“But I’ve looked!” you wail. “I did just like you said! I went all the way to the beginning and followed it all the way here, and it’s just gone!”
Well, trust me, it’s not on Facebook or following you on Twitter, so don’t even bother checking there. And don’t wait until it feels inspired enough to show up on its own, because it won’t. If it’s gone, you have to find it. If you want to find it, you have to look.
So look. Go for a walk. Go for a drive. Pack a picnic and find yourself a waterfall. Take the dog swimming at the lake. Think about everything you see and how you would describe it in words. Forget your characters for now and think about the ones you see every day. Look at that guy over there, the one carrying a backpack in both hands. What’s in it? A bomb? A priceless Qing vase? A ceramic garden gnome? A living garden gnome? Write about it–not a story, not even a scene, just that guy and that backpack. Get outside of your comfort zone. Do you write horror? Try writing a short romantic scene. Do you write romances? Try your hand at horror. Write fanfiction for a source you love. Write fanfiction for a source you hate and find out what it takes to love it. Look at your husband/wife/cat and remember why you love him/her/it. Look at your story and remember why you love it. Start writing an outline if you don’t use one. Throw away your outline if you do. Set a routine. Break your routine. Make a playlist to use as a soundtrack for your book. Put on a movie you’ve seen so many times you don’t even need to look at it anymore, then sit with your back to it and start writing. One word. One sentence. One paragraph. One page. Just write and don’t worry about if it says everything you want it to say or even if you’re going to keep it. Write and keep writing until you find the book. No, it’s not easy. Who told you it was going to be? Just keep writing.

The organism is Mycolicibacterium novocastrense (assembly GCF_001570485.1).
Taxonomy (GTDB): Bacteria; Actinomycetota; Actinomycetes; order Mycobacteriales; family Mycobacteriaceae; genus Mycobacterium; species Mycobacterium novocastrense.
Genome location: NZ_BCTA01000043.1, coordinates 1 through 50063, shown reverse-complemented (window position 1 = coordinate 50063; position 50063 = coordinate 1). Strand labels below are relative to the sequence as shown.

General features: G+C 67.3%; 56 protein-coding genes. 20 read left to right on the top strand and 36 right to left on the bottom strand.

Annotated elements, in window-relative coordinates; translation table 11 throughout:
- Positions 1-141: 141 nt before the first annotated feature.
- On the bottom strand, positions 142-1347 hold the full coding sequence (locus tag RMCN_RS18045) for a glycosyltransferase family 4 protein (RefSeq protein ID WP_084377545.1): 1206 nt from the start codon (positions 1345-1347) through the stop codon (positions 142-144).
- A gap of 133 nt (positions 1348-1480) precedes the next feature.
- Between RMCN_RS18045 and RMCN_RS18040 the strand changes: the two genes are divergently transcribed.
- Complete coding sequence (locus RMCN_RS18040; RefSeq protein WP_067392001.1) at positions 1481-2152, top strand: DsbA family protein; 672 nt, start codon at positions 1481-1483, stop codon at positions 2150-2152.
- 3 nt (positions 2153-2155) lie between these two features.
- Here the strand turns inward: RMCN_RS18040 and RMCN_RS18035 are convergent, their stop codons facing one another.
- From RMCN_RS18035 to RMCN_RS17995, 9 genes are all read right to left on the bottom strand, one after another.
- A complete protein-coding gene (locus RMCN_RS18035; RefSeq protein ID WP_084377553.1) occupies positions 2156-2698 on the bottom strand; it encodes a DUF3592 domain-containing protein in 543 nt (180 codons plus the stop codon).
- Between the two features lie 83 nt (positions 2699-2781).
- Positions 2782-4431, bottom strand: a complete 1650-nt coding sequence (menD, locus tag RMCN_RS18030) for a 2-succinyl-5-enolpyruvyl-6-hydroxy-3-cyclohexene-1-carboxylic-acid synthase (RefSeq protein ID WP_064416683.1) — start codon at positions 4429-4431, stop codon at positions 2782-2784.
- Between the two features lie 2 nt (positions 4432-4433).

But what do you do when you can’t even find the block, let alone the words inside it? What do you do if there is no white wall, no tracks to follow? What do you do when there’s just…no story?
When it comes to fears of a writer, just about nothing compares to the lurking midnight dread that one day, you’ll wake up and just be empty, all your tales told, all your voices gone silent. As I’ve said before, I have a number of story ideas tacked up on the old Story Board in my office and for now, it feels like there will always be more books in my head than my hands can write, but even I sometimes hear that dust-dry whisper that tells me it won’t always be that way, that I was given a finite number of stories to tell, that I’m burning through them and someday, I’ll burn out.
I’m an imaginative person, but I can’t imagine that–having nothing to think about on long drives, no witty banter to play out with myself in the shower, no ‘what if’ scenario to liven up a cheesy sci-fi movie. No, I’ll just be driving, showering, watching TV.
I imagine that’s what death must be like. Not a blackness, but a blankness.